BARDSTOWN, Ky. — Feet away from the Museum of Whiskey history, in the bourbon capital of the world, striking union members grabbed the attention of tourists and drinkers on Saturday.
Members of UFCW Local 23D have been on strike for a full week, picketing Heaven Hill Distillery and its recently proposed 5-year contract.
United Food and Commercial workers explained the contract, "removes a cap on health insurance premium increases that reduce take-home pay, cuts overtime, and drastically changes work schedules which makes it harder for employees to support and care for their families."
Ryan Wheatley is an industrial maintenance technician at heaven hill. He stood outside the Bourbon festival entrance, handing out flyers and explaining the reason for their strike.
"Let's get a contract that we can all agree on," Wheatley said.
It's not the only spirited controversy in Bardstown. The Kentucky Bourbon Festival sold a limited number of tickets for the first time in its thirty years. Some neighbors, tourists, and even distillery workers didn't find out in time and couldn't get in.
So, local tourism groups put together an additional event called Cheers to Bardstown.
Bardstown Main Street Director Randi Mouser said it's the perfect name. "Cheers to Bardstown, cheers to the visitors, cheers to the distillery workers."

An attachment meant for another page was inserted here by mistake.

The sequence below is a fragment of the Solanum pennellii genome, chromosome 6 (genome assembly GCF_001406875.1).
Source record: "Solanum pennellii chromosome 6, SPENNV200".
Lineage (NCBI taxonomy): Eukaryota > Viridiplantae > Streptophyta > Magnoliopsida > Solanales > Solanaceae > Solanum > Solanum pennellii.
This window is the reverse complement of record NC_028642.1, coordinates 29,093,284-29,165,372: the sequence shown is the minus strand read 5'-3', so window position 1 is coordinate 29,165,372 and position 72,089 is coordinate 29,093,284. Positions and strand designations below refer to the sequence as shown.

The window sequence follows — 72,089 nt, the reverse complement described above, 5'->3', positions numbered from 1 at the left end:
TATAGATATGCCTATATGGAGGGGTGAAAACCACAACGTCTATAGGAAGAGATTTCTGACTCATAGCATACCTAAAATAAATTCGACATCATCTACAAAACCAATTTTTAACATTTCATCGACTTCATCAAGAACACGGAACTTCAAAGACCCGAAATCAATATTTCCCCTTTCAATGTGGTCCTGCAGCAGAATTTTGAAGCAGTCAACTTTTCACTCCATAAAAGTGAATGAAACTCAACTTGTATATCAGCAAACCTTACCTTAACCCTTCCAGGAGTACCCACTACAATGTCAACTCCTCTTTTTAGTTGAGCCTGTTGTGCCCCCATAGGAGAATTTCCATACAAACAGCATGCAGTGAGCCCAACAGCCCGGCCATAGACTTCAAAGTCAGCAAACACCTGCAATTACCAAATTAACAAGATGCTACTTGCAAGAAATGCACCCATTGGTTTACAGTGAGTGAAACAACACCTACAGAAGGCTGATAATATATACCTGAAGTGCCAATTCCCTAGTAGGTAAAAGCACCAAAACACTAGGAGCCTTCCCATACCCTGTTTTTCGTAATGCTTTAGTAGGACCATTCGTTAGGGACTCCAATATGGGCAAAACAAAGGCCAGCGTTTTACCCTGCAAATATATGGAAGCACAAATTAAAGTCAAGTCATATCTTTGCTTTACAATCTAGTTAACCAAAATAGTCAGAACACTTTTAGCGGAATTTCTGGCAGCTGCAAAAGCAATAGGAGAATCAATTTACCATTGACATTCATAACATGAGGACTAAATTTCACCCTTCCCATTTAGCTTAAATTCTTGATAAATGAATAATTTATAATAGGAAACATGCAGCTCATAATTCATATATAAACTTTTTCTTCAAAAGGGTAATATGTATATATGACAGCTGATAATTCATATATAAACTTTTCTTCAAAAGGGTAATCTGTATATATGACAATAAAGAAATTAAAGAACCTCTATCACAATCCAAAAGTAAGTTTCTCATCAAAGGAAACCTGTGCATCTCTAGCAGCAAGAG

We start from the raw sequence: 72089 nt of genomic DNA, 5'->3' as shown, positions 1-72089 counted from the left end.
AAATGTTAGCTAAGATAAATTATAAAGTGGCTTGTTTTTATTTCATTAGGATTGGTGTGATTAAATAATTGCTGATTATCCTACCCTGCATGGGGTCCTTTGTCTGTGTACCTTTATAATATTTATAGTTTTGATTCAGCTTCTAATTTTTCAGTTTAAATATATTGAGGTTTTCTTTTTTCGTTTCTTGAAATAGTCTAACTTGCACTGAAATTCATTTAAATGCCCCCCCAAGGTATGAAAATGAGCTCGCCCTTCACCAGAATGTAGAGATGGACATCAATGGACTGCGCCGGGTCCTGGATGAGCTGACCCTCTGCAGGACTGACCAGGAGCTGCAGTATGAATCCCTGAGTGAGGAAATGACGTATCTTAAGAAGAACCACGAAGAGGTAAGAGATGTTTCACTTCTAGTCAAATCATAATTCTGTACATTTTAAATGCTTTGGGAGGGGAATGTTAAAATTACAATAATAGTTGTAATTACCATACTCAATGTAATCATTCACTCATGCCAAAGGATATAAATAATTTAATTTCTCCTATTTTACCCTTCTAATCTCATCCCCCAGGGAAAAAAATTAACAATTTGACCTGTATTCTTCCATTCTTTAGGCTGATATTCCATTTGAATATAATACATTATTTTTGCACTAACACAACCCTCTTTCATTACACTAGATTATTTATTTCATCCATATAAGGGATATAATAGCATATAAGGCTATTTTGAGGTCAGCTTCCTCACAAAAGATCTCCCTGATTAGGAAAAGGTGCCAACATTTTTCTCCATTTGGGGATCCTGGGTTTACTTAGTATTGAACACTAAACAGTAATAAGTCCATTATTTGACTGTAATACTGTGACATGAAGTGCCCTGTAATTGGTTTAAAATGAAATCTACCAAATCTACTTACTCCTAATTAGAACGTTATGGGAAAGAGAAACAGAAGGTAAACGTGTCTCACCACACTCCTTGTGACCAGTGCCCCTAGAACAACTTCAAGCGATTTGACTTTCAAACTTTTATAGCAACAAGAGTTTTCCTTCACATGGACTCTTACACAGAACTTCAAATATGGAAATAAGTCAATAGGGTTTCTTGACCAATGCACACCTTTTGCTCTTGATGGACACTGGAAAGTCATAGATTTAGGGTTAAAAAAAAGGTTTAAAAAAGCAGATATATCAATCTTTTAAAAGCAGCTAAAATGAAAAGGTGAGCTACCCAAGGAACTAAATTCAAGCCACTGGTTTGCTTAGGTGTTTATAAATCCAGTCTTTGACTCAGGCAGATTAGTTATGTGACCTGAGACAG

The addition was welcomed by business owners who started to see a loss of revenue. Bourbon Manner Bed and Breakfast owner Todd Allen said people started canceling their reservations when they realized the Bourbon Festival was sold out. Those cancelations were quickly replaced. "So we've been full all week. That's been a great thing," Allen said.
Christy Clark, the owner of multiple downtown businesses, said the Cheers to Bardstown has made an impact for her as well. "It's been phenomenal."
Like most people in Bardstown, she's got a personal connection to the workers picketing outside. Her nephew works at Heaven Hill. So, she's used her kitchen to keep them fed. They provided, "over a hundred lunches and a hundred dinners," this past week.
Others have brought water, stood alongside workers, and some have even pulled heaven hill from their shelves until the strike is over... Which could be a while. Local 23D members who have gone without pay for a full week now are preparing for another, saying they're prepared to wait as long as it takes.